Study Question: Is gastric sleeve surgery more effective in remitting Diabetes Mellitus Type II than conventional treatment (diet, exercise, and medication) among adults (ages 18-60) with DM2 and a Body Mass Index equal or above 35 over a post surgical period of 24 months?
Primary Hypothesis: The use of gastric sleeve surgery is more effective in remitting Diabetes Mellitus Type II than conventional treatments among adults with DM2 and a Body Mass Index equal or above 35 over a period of 24 months after surgery.
Null Hypothesis: The use of gastric sleeve surgery is not effective in the remittance of Diabetes Mellitus Type II when compared to conventional treatments among adults with DM2 and a Body Mass Index equal or above 35 over a period of 24 months after surgery.
Primary Objective: Reduce weight by reducing patient’s Body Mass Index to 25 or less over the 24 months and/or by reducing waist circumferences (men<40 and women <35 inches).
Secondary Objectives: Reduce patient’s blood pressure to <130/80 mm Hg over the next 24 months.
Reduce patient’s blood glucose level for a fasting glucose of <126 mg/dL and HbA1c <7.0%.
Decrease patient’s blood lipids profile. Resulting goals are: total cholesterol <200 mg/dL; triglycerides <150 mg/dL; HDL ≥ 40 mg/dL (men); HDL ≥ 50 mg/dL (women); LDL <100 mg/dL (optimal goal); LDL <70 mg/dL (very high risk patients).
Measurements taken: For the primary objective, patients will be weighed on a standardized scale once per month at the Endocrine clinic. They will also have their waist measurement taken. For secondary objectives, patients will be asked to measure their own blood pressure once per day and will also have blood pressure measured during once per month at the clinic. Patients will also be asked to measure their glucose via a glucose monitor three times per day and an HbA1c level will be taken once per every 3 months at the clinic. To determine blood lipids, a fasting lipid profile will be taken once per month at the clinic.
Trial Design: Clinical Randomized Trial: Patients will be randomly placed into either the test group (which will have the gastric sleeve surgery) or the control group (which will follow a conventional standardized method of diet, exercise, and medication).
Study Population: Adults, ages 18 – 60 years, diagnosed with Diabetes Mellitus Type II and a Body Mass Index >35 who are willing and able to commit to post surgical testing for a period of 24 months after bariatric surgery.
Inclusion Criteria: Patients between the ages of 18 – 60 years of age. Patients diagnosed with Diabetes Mellitus Type II at the Endocrine clinic. Patients with a BMI >35. Patients who can tolerate general anesthesia. Patients willing and able to commit for 24 months post surgical follow up testing for weight, measurements, BMI, glucose levels, blood pressure, and total lipid profile.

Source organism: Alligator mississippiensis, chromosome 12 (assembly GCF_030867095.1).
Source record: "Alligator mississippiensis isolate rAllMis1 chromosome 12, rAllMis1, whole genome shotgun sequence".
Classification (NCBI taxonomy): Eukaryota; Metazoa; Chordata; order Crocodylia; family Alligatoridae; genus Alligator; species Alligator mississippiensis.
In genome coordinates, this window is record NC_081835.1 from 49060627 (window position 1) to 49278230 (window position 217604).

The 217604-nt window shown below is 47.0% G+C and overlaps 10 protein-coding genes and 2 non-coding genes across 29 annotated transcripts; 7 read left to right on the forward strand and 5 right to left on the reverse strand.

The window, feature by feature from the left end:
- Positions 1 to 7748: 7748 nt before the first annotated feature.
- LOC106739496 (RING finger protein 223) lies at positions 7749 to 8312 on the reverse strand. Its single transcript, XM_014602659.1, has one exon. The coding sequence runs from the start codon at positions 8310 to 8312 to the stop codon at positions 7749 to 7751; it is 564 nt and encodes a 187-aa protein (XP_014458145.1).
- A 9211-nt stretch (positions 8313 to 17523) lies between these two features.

Exclusion Criteria: Patients with Diabetes Mellitus Type I. Patients younger than 18 or older than 60 years of age. Patients with a BMI < 35. Patients who are unable to tolerate general anesthesia. Patients unwilling or unable to commit to post surgical follow up for 24 months. Patients who may be or are currently pregnant. Patients who are disabled. Patients with a history of any bariatric interventions. Patients who are currently dependent on medications that cause hyperglycemia.
Primary Outcome: Patients undergoing gastric sleeve surgery will have resultant weight loss as measured by a scale once per month at the clinic.
Secondary Outcomes: Patients undergoing gastric sleeve surgery will have a decrease in glucose levels as measured daily by a self-check glucose monitor and measured by HgA1c level once per three months at the clinic.
Patients undergoing gastric sleeve surgery will have a decrease in overall blood lipid profiles as measured once per month at the clinic.
Patients undergoing gastric sleeve surgery will have a decrease in blood pressure as measured once per day by the patient and upon every visit to the clinic.
In addition to the patient outcomes, gastric sleeve surgery and the remittance of diabetes mellitus type II in patients will have a direct relation with a decreased risk of cardiovascular disease. There will also be a decrease in medical costs associated with the maintenance of treating diabetes mellitus type II patients. Patients treated with gastric sleeve surgery will also have a decreased risk of comorbidity diseases that have an indirect relationship with diabetes mellitus type II.
Screenings: All patients visiting the Endocrine clinic will be given the opportunity to participate provided they meet the inclusion criteria. Those patients not meeting the criteria will be classified under the exclusion category.
Informed Consent: All patients participating in the study will sign a statement agreeing to participate in the study and allowing physicians to perform gastric sleeve surgery (if they are part of the test group) as well as agreeing to following all post surgical instructions pertaining to the monitoring of glucose, blood pressure, weight assessment, and returning to the clinic for official follow up every month for 24 months.
IRB Approval. All approval will be obtained through the proper entities with the inclusion of written IRB approval. This approval will be obtained for all aspects of the study, including all assessments post surgical for the duration of the time period, informed consent process and document, procedures and rating instruments, randomization, clinical services provided by the Endocrine clinic as well as all physicians and medical staff administering surgical procedures or assessment to patients or the conventional method group, and any other press releases, videos, or other media related occurrences therein. No advertising or direct soliciting of participants will be initiated without IRB approval of all written flyers, brochures, documents, or other materials.